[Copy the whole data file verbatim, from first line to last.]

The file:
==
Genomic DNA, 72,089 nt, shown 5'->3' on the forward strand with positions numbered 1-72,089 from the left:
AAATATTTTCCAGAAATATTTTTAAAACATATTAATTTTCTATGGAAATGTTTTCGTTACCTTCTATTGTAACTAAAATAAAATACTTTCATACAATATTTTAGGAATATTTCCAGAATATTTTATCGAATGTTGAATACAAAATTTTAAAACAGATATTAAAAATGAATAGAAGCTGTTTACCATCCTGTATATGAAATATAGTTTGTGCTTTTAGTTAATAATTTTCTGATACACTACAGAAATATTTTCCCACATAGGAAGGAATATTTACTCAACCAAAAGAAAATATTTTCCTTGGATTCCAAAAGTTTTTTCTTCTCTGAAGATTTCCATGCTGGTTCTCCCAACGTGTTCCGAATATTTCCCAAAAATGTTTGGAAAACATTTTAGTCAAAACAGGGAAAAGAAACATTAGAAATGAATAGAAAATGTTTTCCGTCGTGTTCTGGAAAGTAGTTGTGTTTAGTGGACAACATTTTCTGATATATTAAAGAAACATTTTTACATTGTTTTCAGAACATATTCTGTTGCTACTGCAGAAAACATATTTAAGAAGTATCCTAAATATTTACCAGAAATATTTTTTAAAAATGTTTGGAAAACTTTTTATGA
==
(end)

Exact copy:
Genomic DNA, 72,089 nt, shown 5'->3' on the forward strand with positions numbered 1-72,089 from the left:
AAATATTTTCCAGAAATATTTTTAAAACATATTAATTTTCTATGGAAATGTTTTCGTTACCTTCTATTGTAACTAAAATAAAATACTTTCATACAATATTTTAGGAATATTTCCAGAATATTTTATCGAATGTTGAATACAAAATTTTAAAACAGATATTAAAAATGAATAGAAGCTGTTTACCATCCTGTATATGAAATATAGTTTGTGCTTTTAGTTAATAATTTTCTGATACACTACAGAAATATTTTCCCACATAGGAAGGAATATTTACTCAACCAAAAGAAAATATTTTCCTTGGATTCCAAAAGTTTTTTCTTCTCTGAAGATTTCCATGCTGGTTCTCCCAACGTGTTCCGAATATTTCCCAAAAATGTTTGGAAAACATTTTAGTCAAAACAGGGAAAAGAAACATTAGAAATGAATAGAAAATGTTTTCCGTCGTGTTCTGGAAAGTAGTTGTGTTTAGTGGACAACATTTTCTGATATATTAAAGAAACATTTTTACATTGTTTTCAGAACATATTCTGTTGCTACTGCAGAAAACATATTTAAGAAGTATCCTAAATATTTACCAGAAATATTTTTTAAAAATGTTTGGAAAACTTTTTATGA